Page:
How Do Antibodies Work?

Updated July 20, 2017

Antibodies are part of the human immune system. Basically, they identify bad bacteria and viruses and track them down to fight back.


Antibodies are not always in full force in the body. When the body is invaded by anything unfamiliar, the body produces antibodies to fight it off. The antibodies recognise their target and attack it relentlessly until they rid the body of the unfamiliar substance. The problem with this is that antibodies can sometimes fight off medical therapy treatments, making the treatment less effective.

How They Work

When a pathogen, or a microorganism that makes a person ill, enters the body, the antibodies jump into action to fight them off. There are three different ways that antibodies do this. One is they bind themselves directly to the pathogen, which cuts off the pathogen's ties with other cells in the body. That directly neutralises the pathogen. Also, antibodies can bind and cover the pathogen so phagocytic cells can recognise it. The phagocytic cells, also part of the body's immune system, devour the cell once it is recognised as an enemy. The final way antibodies work is by binding to a pathogen and simulating a series of events to help the phagocytic cell recognise the pathogen.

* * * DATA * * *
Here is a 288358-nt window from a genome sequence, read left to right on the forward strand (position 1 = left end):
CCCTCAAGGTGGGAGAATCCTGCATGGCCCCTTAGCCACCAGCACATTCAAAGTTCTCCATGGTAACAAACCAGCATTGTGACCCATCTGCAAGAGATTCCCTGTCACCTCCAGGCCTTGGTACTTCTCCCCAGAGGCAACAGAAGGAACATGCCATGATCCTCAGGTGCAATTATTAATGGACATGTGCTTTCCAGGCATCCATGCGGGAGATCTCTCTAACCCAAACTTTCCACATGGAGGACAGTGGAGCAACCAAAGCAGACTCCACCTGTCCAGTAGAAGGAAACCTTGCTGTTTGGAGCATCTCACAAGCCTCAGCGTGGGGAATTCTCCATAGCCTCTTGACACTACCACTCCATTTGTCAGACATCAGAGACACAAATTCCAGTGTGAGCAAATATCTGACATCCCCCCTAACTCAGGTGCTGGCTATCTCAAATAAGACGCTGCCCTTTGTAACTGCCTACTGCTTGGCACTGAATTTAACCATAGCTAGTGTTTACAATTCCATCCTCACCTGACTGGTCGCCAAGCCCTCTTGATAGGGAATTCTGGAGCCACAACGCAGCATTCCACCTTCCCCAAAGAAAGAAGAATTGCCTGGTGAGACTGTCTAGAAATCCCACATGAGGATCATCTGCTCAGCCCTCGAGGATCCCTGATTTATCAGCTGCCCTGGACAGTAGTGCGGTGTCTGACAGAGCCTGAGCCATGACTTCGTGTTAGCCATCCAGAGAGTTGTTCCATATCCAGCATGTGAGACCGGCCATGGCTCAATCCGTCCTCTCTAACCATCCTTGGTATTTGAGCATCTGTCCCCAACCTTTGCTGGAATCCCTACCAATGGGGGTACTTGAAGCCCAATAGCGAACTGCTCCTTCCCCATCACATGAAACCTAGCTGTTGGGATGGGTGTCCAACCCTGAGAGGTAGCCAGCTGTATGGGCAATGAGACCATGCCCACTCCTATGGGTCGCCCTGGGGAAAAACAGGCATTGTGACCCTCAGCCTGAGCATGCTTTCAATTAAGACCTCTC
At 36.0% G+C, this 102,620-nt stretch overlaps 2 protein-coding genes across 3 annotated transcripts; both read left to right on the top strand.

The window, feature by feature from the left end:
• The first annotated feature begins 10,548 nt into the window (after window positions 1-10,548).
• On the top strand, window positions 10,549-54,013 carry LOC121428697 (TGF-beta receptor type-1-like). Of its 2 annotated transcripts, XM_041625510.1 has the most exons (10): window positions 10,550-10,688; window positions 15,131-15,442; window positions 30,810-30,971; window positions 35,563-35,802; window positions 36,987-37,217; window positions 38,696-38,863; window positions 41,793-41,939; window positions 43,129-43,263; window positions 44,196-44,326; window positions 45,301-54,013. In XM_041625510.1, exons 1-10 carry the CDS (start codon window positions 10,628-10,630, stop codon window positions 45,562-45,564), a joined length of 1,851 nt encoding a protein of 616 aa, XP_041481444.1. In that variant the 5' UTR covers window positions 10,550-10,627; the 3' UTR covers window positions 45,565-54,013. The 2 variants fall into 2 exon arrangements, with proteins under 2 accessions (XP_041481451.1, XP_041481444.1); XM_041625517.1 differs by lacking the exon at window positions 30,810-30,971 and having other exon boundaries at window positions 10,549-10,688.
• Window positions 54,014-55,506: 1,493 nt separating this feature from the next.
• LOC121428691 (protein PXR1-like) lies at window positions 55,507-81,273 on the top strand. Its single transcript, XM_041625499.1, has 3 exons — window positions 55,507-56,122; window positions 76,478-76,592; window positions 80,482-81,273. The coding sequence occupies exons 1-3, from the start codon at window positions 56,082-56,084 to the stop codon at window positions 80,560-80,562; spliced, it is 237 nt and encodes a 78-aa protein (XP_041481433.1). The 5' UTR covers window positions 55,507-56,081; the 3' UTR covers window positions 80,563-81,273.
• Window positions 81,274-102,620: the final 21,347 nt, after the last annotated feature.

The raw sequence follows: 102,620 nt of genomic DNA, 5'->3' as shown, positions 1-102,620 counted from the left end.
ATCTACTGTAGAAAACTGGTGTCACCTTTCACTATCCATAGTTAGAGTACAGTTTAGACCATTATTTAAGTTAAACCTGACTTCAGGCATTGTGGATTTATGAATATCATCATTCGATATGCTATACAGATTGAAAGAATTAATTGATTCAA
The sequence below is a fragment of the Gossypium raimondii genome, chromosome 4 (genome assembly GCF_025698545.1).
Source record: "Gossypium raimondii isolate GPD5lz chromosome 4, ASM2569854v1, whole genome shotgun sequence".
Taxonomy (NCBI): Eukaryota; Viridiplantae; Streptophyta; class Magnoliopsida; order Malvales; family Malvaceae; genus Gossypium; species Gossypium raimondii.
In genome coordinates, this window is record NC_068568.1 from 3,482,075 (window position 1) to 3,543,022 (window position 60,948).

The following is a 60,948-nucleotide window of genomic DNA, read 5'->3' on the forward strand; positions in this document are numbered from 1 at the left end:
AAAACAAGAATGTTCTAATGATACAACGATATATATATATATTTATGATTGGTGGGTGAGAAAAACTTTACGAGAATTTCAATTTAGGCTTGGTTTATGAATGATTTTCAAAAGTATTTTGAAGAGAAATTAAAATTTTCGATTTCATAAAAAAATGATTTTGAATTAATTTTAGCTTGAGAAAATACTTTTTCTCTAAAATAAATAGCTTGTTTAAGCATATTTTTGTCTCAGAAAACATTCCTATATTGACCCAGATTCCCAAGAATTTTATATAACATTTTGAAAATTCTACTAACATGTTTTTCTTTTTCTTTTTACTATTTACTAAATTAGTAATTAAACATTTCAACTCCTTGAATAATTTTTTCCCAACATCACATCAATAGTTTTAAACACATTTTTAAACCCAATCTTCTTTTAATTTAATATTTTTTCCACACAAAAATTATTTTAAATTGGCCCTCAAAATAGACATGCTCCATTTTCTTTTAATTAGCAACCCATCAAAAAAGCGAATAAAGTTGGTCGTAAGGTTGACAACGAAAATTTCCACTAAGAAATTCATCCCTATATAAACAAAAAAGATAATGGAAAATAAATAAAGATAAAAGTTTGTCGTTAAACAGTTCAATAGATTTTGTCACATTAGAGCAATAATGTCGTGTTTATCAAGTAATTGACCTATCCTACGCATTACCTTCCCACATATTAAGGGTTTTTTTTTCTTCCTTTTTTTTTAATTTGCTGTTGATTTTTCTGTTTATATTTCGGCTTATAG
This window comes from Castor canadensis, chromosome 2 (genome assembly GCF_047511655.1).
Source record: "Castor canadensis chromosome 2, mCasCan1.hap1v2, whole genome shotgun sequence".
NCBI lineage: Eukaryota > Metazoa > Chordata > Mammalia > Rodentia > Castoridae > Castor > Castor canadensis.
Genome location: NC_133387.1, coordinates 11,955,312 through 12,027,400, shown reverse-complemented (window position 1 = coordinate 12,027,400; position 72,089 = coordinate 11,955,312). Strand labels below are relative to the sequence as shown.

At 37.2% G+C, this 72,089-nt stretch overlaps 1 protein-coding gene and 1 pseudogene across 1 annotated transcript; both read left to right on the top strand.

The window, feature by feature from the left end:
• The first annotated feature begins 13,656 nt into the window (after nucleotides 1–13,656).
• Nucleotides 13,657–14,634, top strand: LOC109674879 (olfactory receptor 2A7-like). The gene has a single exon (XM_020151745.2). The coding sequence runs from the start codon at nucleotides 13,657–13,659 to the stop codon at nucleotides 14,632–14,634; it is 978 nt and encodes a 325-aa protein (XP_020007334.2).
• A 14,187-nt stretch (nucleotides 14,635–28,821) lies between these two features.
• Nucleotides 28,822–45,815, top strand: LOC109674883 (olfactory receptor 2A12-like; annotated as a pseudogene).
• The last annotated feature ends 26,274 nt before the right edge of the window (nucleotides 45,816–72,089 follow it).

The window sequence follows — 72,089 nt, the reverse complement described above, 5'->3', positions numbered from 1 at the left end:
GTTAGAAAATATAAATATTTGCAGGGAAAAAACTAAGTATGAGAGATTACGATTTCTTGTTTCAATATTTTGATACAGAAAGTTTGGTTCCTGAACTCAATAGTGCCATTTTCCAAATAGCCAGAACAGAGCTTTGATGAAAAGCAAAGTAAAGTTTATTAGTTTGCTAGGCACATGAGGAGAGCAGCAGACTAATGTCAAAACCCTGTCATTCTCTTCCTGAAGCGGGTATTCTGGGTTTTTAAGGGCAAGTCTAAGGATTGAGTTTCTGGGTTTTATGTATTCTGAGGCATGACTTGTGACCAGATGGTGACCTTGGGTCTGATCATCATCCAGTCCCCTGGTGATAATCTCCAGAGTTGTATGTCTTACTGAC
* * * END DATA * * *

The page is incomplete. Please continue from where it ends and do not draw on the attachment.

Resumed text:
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About the Author

Andrew Portela currently resides in New York where he has been freelance writing since 2005. His resume includes writing for websites like Appcraver, Inventorspot, and Ingamenow. Portela attended the College of Business Administration at UMass Boston.